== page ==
Open access peer-reviewed chapter

Introductory Chapter: Common Pitfalls and How to Overcome

By Samia Ali Abdo Gamie

Submitted: June 7th 2019Reviewed: June 11th 2019Published: October 2nd 2019

DOI: 10.5772/intechopen.87964

Downloaded: 43

1. Introduction

Medical ultrasound is an imaging modality using high-frequency sound waves to recognize unique tissue characteristics. The normal human range of audible sound is from 20 Hz to 20 KHz; in contrast the frequency used in medical ultrasound is >20,000 Hz. The frequency range that is used for medical imaging is generally between 2 and 18 MHz [1].

Piezoelectric effect discovered by Pierre and Jacques Curie in 1880 is the basic principle of ultrasound transducer. They discovered that when pressure is applied to quartz or some certain crystals, it creates an electrical charge in that material. Curie’s brothers soon discovered the inverse piezoelectric effect; when an electric field was enforced onto crystal leads, it led to a disorder in the crystal lead—now called the inverse piezoelectric effect [2].

Piezoelectric transducer generates the ultrasound beam as a pulse travels through the tissue; the echo signals return to the transducer after undergoing absorption, reflection, and refraction depending on the tissue structure, leading to a real grayscale image formation. The basic rules in image formation can be summarized as follows. First, ultrasound pulse travels in a straight line, so echo signals travel in a narrow beam, giving a real-time scanning. Second, as the velocity of the ultrasound is constant, the distance is directly proportional to how far the structure is from the transducer. Third, the echo strength is related to the tissue reaction with the ultrasound waves; the reflected waves give the echo brightness on the screen that is referred to as tissue echogenicity [3].

Physics of the ultrasound is essential for all physicians to understand and interpret ultrasound images. Frequency is the number of the sound waves per second. It usually remains constant maintaining the frequency of the original source, but the velocity of the ultrasound wave changes depending on the physical properties of the medium. These variations in velocity introduce artifacts into the image, mainly attributed to bone and fat. The frequency of transducer determines the resolution of the ultrasound image. The resolution of the ultrasound machine is its ability to detect and display two close structures as distinct. Higher-frequency transducers have higher resolution, but its ability to penetrate to deep structures is low; therefore it is used for superficial structures. On the other hand, low-frequency transducers can penetrate to deep structures with lesser resolution; therefore it is suitable for deeper structures. Using high transducers of high frequency to screen deep structures results in more attenuation to the image of the deep tissue [4]. Choosing the proper transducer for a proper image of different organs is based on this rule of thumb regarding the transducer’s frequency. Therefore, always use a sector transducer from 3.5 to 5 MHz to screen deep abdominal structures but higher frequency for superficial structures [5].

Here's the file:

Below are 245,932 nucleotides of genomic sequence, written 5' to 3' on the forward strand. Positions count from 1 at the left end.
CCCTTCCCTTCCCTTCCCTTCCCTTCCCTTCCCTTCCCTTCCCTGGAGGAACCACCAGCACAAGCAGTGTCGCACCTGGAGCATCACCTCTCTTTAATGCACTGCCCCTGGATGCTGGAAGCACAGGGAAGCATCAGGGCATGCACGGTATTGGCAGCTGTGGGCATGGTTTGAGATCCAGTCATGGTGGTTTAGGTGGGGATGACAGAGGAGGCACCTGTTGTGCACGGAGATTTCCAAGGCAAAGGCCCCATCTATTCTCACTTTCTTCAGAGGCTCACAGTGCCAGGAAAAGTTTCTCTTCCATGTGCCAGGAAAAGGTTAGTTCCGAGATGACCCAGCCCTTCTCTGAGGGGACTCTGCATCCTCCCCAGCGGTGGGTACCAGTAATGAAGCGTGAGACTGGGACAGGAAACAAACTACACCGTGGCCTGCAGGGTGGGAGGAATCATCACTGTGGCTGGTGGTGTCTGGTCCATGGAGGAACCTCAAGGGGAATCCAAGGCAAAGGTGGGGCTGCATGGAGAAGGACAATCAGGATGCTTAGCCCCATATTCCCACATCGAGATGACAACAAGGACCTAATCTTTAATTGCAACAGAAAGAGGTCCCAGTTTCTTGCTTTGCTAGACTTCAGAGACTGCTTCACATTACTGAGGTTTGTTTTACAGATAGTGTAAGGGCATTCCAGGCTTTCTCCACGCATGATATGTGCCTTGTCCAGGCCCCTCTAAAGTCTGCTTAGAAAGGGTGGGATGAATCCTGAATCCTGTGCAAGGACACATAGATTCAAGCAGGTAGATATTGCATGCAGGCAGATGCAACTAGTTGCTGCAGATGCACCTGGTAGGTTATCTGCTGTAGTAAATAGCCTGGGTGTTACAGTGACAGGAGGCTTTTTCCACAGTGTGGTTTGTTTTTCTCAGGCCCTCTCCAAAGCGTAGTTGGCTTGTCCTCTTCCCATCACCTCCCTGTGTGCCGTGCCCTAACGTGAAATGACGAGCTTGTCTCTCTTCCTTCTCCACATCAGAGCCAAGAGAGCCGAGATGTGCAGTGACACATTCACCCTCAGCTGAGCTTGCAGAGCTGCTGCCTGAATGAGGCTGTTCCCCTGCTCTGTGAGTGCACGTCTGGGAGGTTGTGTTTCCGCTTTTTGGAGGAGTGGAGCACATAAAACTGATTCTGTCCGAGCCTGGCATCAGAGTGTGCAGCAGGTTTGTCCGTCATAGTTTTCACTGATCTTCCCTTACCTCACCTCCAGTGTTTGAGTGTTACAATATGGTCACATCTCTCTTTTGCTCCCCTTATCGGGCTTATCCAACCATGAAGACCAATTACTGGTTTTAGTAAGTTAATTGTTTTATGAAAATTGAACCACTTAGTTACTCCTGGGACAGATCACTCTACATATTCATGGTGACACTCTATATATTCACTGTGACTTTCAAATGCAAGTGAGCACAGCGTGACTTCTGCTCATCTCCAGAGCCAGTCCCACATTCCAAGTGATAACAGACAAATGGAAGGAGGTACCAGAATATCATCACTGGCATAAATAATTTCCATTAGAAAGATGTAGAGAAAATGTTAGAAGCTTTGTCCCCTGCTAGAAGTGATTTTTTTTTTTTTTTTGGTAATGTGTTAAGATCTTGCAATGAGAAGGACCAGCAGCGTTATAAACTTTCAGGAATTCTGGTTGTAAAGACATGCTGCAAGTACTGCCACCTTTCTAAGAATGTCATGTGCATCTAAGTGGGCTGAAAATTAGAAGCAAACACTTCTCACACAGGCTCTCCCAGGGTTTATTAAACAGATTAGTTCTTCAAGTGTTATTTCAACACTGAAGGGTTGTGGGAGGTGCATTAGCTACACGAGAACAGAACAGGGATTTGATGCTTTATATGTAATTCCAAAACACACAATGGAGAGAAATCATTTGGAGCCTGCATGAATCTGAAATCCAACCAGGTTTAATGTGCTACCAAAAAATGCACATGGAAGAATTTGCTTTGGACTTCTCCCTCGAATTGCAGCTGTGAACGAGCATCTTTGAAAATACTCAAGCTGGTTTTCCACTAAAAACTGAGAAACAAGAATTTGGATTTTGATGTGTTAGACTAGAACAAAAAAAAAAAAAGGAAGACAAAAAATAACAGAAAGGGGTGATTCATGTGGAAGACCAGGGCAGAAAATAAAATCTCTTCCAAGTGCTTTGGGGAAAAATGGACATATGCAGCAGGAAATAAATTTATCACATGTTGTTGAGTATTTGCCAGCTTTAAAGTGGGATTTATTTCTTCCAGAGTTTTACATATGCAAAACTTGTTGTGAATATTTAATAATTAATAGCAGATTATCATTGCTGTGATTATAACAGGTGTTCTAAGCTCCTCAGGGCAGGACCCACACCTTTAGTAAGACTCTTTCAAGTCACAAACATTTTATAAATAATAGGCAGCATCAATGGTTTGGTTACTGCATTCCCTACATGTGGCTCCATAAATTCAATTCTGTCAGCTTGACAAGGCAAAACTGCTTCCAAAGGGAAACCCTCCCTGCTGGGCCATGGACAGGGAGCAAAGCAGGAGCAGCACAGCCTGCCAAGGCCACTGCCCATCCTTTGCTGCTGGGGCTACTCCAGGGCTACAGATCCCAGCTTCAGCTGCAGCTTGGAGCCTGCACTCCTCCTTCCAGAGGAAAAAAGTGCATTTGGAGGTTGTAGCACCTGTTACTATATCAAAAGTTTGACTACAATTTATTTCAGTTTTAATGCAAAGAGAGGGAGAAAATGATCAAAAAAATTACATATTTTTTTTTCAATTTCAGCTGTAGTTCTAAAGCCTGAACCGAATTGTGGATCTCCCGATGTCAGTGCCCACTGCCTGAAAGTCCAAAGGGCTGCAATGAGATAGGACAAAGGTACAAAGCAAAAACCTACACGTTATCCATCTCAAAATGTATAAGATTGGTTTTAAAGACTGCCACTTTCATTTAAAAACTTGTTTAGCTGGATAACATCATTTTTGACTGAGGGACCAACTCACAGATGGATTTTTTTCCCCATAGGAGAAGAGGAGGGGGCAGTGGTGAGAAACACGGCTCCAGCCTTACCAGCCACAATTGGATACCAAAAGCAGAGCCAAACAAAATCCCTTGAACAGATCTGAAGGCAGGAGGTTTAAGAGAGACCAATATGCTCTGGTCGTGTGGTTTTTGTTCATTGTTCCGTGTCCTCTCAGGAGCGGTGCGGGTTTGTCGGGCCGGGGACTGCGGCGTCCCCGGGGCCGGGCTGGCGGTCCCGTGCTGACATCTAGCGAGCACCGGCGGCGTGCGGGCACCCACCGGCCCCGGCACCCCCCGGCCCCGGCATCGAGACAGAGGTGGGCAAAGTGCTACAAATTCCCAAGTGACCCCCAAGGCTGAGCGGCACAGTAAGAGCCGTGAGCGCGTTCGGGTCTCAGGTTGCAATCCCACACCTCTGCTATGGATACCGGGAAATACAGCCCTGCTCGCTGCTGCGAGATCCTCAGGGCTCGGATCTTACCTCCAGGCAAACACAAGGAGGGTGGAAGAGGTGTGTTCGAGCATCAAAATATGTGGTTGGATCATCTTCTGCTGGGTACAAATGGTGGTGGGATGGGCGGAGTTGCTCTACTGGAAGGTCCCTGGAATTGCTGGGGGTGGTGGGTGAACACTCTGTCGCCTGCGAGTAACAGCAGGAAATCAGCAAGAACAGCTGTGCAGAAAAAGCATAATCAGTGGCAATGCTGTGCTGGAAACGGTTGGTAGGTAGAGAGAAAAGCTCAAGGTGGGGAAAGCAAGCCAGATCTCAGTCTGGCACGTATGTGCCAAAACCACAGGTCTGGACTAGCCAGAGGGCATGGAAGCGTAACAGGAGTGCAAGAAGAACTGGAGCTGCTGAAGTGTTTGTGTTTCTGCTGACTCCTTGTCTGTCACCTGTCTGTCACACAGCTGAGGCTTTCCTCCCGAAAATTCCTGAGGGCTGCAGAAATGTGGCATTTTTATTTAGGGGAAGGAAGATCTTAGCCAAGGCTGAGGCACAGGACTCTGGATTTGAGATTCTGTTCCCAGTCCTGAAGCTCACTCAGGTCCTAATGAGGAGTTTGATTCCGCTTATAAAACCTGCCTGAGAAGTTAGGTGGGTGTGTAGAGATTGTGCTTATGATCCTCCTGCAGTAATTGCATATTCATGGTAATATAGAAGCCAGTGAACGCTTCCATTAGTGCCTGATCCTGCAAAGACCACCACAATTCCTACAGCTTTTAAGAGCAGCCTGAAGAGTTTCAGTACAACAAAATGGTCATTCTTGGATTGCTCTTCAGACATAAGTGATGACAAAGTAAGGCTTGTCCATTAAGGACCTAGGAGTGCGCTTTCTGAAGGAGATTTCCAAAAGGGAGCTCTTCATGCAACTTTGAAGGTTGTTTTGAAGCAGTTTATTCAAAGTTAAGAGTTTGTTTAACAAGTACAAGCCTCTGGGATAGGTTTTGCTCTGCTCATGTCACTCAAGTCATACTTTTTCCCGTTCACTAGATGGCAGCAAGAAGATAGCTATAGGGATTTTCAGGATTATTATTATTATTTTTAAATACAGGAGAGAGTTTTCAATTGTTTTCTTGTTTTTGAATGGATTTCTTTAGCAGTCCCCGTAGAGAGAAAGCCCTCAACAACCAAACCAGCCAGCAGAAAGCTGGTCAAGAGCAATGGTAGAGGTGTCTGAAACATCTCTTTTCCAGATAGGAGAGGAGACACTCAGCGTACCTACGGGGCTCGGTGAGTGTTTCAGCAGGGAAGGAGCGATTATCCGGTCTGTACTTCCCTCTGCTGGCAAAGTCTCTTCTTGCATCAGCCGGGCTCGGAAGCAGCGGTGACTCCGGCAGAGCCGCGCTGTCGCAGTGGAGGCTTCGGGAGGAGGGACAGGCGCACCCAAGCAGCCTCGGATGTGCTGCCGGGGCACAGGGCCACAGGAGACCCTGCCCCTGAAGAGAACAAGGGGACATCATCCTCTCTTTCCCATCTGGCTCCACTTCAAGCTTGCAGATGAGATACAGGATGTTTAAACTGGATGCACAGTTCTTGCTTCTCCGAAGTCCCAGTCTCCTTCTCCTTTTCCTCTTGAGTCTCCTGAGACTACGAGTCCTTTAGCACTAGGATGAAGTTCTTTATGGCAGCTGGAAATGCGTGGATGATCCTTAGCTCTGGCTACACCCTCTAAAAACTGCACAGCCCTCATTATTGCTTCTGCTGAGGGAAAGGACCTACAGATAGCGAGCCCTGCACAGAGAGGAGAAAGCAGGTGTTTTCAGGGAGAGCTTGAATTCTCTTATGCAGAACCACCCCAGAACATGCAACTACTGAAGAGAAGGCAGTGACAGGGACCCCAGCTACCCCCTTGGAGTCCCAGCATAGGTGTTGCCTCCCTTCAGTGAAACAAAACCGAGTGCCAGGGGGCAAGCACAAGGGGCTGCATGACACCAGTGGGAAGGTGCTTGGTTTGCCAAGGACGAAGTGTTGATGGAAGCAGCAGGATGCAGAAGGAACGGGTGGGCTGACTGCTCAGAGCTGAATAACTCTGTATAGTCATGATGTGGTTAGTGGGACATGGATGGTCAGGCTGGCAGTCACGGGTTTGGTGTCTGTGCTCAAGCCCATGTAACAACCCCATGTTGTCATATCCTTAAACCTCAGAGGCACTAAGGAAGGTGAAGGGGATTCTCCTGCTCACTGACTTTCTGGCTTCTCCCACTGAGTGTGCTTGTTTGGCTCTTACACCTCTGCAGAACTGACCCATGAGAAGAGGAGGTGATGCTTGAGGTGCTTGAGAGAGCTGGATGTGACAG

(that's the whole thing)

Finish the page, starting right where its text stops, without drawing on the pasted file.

Practical image orientation is performed in two planes sagittal plane and transverse plane. Using the transducer in the sagittal plane, the left side of the image represents the cranial plane. Meanwhile putting the transducer in a transverse plane, the left side of the image represents the right side of the patient. Abdominal examination is usually started while the patient is lying comfortably in supine position, and then they must be examined on both sides. Systematic scanning is important; scanning of all organs and all areas is essential to complete your mental checklist in an ultrasound report.

Preparation for abdominal ultrasound generally requires fasting for 8 h, decreasing the gas in the intestine. Also, for the gall bladder and biliary tree exploration, fasting is essential for screening. Other conditions such as emergency ultrasound require no special preparations. In each chapter of this book, if any special preparation for screening the organ is required, it will be mentioned.

In practice, ultrasound artifacts are common; thus understanding these artifacts’ physics is vital to help correct it to improve the images, leading to good interpretation for a correct diagnosis. The artifacts arise either from improper operator technique or from the physics of ultrasound transmission and traveling. Identification of the artifact from improper technique is the first step, so it can be avoided. The second step is to know how the physics’ artifacts can be corrected, keeping in mind that some of these artifacts may be good clues for proper diagnosis of structures with special characteristics. In this book, in each chapter, we try to explain some of these artifacts and how to avoid them. Potential US artifact correction is important for image quality improvement, optimal interpretation, and diagnosis.

Artifacts can be classified into two: One, related to the beam and the resolution, and the other, related to the location and the attenuation. Here are some common examples of these artifacts, their clinical relevance, their physical mechanism, and how to make alteration.